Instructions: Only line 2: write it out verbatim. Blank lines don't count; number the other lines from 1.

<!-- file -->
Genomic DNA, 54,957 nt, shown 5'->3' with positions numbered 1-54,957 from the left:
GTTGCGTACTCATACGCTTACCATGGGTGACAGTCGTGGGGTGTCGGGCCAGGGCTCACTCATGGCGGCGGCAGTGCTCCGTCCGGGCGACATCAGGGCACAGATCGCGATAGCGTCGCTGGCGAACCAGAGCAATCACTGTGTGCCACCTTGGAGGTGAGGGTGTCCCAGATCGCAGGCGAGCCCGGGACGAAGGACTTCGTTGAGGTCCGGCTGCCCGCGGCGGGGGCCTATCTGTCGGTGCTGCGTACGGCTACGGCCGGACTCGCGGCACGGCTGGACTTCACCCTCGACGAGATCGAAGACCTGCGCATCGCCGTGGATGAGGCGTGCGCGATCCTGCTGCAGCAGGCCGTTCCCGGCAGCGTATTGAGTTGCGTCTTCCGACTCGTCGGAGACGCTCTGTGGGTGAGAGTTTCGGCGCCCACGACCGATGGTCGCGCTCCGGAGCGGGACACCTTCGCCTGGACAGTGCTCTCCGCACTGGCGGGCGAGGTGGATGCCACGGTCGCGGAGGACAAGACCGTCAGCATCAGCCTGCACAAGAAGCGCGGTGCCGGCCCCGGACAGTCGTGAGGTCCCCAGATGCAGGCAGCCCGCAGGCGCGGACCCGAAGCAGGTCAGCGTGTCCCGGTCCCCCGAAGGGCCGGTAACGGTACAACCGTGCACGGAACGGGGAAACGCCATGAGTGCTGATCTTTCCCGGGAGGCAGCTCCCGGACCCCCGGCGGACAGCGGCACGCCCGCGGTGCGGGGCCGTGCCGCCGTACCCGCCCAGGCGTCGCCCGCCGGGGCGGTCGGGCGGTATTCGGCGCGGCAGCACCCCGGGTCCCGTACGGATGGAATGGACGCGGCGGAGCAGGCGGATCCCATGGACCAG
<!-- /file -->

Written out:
GTTGCGTACTCATACGCTTACCATGGGTGACAGTCGTGGGGTGTCGGGCCAGGGCTCACTCATGGCGGCGGCAGTGCTCCGTCCGGGCGACATCAGGGCACAGATCGCGATAGCGTCGCTGGCGAACCAGAGCAATCACTGTGTGCCACCTTGGAGGTGAGGGTGTCCCAGATCGCAGGCGAGCCCGGGACGAAGGACTTCGTTGAGGTCCGGCTGCCCGCGGCGGGGGCCTATCTGTCGGTGCTGCGTACGGCTACGGCCGGACTCGCGGCACGGCTGGACTTCACCCTCGACGAGATCGAAGACCTGCGCATCGCCGTGGATGAGGCGTGCGCGATCCTGCTGCAGCAGGCCGTTCCCGGCAGCGTATTGAGTTGCGTCTTCCGACTCGTCGGAGACGCTCTGTGGGTGAGAGTTTCGGCGCCCACGACCGATGGTCGCGCTCCGGAGCGGGACACCTTCGCCTGGACAGTGCTCTCCGCACTGGCGGGCGAGGTGGATGCCACGGTCGCGGAGGACAAGACCGTCAGCATCAGCCTGCACAAGAAGCGCGGTGCCGGCCCCGGACAGTCGTGAGGTCCCCAGATGCAGGCAGCCCGCAGGCGCGGACCCGAAGCAGGTCAGCGTGTCCCGGTCCCCCGAAGGGCCGGTAACGGTACAACCGTGCACGGAACGGGGAAACGCCATGAGTGCTGATCTTTCCCGGGAGGCAGCTCCCGGACCCCCGGCGGACAGCGGCACGCCCGCGGTGCGGGGCCGTGCCGCCGTACCCGCCCAGGCGTCGCCCGCCGGGGCGGTCGGGCGGTATTCGGCGCGGCAGCACCCCGGGTCCCGTACGGATGGAATGGACGCGGCGGAGCAGGCGGATCCCATGGACCAG